If the Wizards move forward with interim GM Tommy Sheppard, who was Grunfeld's No. 2, that likely means Satoransky and Bryant are coming back. They are both restricted free agents and Sheppard was integral in acquiring them. 

He scouted Satoransky as a teenager and helped convince him to leave Europe for the NBA. He had a first round grade on Bryant when he came out of Indiana in the 2017 draft and took a strong stance in favor of claiming him as soon as the Lakers put him on waivers last summer.

Sheppard staying in place could also increase the likelihood Ariza, Parker and Portis return, though any of those three would have to be for the right price. A new GM could conceivably want to clear those players out and bring in his own guys.

Also telling will be how the new front office handles Bradley Beal's contract in the event he makes All-NBA and qualifies for a supermax. It projects to be worth about $194 million over four years, a ton of money to commit with John Wall already signed to a supermax that begins next season. If it comes to that, perhaps the new GM will determine a trade is the best course of action, to turn one player into multiple assets and rebuild for the future.

Also on the docket will be Ian Mahinmi's contract. The Wizards can either ride out the final year of his deal and shed $15.5 million off the books next summer, or use the stretch provision to spread that money out over the next three seasons and free up about $10.3 million more to work with this summer.

A major decision for the new GM will be the Wizards' first round pick this June. They have the sixth-best lottery odds and will know their selection on May 14. If they get lucky and land the No. 1 pick, there will be no mystery, as Zion Williamson is the clear-cut star of this class. But any other pick will require a difficult decision, including whether to draft a point guard with Wall under contract for the next four years.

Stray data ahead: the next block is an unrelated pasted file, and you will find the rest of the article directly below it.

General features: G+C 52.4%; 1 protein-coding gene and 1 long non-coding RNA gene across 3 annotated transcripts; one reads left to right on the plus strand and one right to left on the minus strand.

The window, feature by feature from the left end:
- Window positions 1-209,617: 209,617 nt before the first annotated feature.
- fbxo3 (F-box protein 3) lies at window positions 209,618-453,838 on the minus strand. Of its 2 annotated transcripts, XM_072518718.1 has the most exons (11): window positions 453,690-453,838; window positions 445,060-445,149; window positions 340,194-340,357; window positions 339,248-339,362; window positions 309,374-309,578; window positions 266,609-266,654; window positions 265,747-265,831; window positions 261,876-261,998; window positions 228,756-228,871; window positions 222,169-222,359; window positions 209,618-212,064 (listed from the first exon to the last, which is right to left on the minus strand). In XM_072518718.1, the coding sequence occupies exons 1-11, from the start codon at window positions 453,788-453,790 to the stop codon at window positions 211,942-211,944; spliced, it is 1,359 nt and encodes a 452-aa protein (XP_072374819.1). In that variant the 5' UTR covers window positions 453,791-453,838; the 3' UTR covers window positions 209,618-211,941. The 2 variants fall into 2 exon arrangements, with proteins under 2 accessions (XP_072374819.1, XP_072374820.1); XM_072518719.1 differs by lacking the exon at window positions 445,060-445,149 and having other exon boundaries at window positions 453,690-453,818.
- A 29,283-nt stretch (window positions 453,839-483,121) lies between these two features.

If the Wizards do not find lottery luck and vault into the top four, it would probably be smart to trade back. They have a dearth of draft assets and a new GM will likely want more of them. This year's draft class doesn't appear to be a deep one. Trading back from eighth, for example, to pick up an extra first or a pair of second rounders might be the move to make.

There are other ways the new GM can shape the organization's philosophy, ones that will be less noticeable to the public. They could either invest more or differently in analytics, for example. 

Though they have a fairly robust operation led by VP of basketball analytics Brett Greenberg, a sharp, young Duke grad who may someday be a GM himself, and though they also use outside consultants, there are other teams (like the Sixers) that employ more people with that focus.

Also, Greenberg oversees salary cap management as well. Perhaps a new GM has expertise in that realm or adds staff with those duties.

Speaking of staff decisions, there will also be one made about head coach Scott Brooks. His status is currently in limbo.

Even with little resources to overhaul the Wizards' roster in a major way this summer, the franchise is about to undergo significant long-term change. The next few months will give everyone the first major signs of what is up ahead.